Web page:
In a recent post, James recently raised an essential, and fascinating, point on assumptions. To borrow his own words:
Assumptions are often made for tractability, rather than realism, yet still influence our conclusions. It isn’t possible to control for the unrealistic assumptions; if it were we wouldn’t have made them. That means our conclusions will be biased by assumptions we’ve made only for convenience and we need to bear that in mind when considering the policy implications of our models.
In this essay, Maki does a number of interesting things – but in terms of this specific issue his key insight was to differentiate between “core” and “peripheral” assumptions. This is an insight we have borrowed many times when talking here on the blog.
A core assumption “constitutes the theory” while a peripheral assumption does not. What does this mean? Well it means that the “core” makes up the central set of necessary assumptions required to achieve a certain result!
It is these core assumptions that need to be “realistic” in some sense of the word – while peripheral assumptions are merely there to increase tractability, or make a result easier to interpret. Fundamentally, our core result should only rely on our core assumptions.
Core assumptions in econometrics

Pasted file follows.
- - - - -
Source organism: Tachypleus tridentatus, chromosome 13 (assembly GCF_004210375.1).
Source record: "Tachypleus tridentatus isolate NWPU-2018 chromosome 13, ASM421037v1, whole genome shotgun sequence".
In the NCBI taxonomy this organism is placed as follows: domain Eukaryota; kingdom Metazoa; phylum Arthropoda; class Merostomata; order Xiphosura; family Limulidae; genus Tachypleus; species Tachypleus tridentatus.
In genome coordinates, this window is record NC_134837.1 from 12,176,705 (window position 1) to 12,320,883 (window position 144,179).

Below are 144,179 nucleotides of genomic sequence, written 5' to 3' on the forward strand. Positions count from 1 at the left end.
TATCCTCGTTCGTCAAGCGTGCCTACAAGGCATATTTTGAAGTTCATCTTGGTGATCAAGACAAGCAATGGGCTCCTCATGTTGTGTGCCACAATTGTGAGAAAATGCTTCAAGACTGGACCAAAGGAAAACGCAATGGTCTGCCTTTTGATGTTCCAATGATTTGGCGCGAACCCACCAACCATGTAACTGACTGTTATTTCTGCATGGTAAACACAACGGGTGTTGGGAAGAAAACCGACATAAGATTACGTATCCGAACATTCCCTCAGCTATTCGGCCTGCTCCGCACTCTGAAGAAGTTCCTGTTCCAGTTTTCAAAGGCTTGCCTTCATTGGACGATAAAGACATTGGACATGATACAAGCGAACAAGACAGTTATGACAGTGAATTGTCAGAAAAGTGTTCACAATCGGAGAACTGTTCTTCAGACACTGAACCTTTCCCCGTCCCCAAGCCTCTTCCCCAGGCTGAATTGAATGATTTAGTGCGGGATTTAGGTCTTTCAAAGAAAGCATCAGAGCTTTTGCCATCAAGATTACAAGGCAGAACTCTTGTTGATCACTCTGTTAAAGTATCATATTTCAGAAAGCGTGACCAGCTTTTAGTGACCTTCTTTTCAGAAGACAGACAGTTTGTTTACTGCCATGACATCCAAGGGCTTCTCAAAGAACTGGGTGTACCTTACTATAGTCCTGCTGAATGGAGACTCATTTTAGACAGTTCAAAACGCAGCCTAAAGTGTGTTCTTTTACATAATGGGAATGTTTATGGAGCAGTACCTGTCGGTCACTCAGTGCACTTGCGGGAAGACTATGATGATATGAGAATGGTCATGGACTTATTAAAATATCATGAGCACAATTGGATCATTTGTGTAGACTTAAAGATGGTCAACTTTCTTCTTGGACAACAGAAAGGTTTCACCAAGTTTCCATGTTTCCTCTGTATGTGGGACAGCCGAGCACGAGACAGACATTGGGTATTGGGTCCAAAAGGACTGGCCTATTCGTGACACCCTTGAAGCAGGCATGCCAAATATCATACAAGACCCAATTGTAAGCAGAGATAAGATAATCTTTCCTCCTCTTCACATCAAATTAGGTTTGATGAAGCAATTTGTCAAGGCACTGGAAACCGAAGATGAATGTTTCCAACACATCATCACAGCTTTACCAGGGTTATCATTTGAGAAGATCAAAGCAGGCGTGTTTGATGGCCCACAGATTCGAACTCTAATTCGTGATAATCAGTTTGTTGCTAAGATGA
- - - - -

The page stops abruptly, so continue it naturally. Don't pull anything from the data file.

For those who are statistically inclined, this also fits neatly inside our view of econometric theory. Fundamentally, the assumptions we make about error terms in a regression in econometrics are akin to checks regarding whether we have all the appropriate “core” assumptions for the econometric model and the question we are asking with that model.
For example, we may be trying to explain some independent variable (y) with a set of (presumed to be) exogenous dependent variables (x). However, it turns out one of these x’s turns out to be correlated the error term – so that this variable is “endogenous“! If we wanted to estimate the impact of this dependent variable on our independent variable through typical OLS, our estimate will be biased (this is the justification for instrumental variables). In this case, the model is likely underspecified in some way – such as having missing “core” variables (omitted variable bias), or a missing “causal relationship” (reverse causation between the independent and dependent variables).
As the above example hopefully showed, what dictates a “core” assumption in a model depends strong on what question we are trying to answer with the model! An analysis of what constitutes “core” assumptions for our analysis, and then a discussion regarding whether these core assumptions correspond to a realistic set of assumptions, should be an essential component of all model building exercises in economics.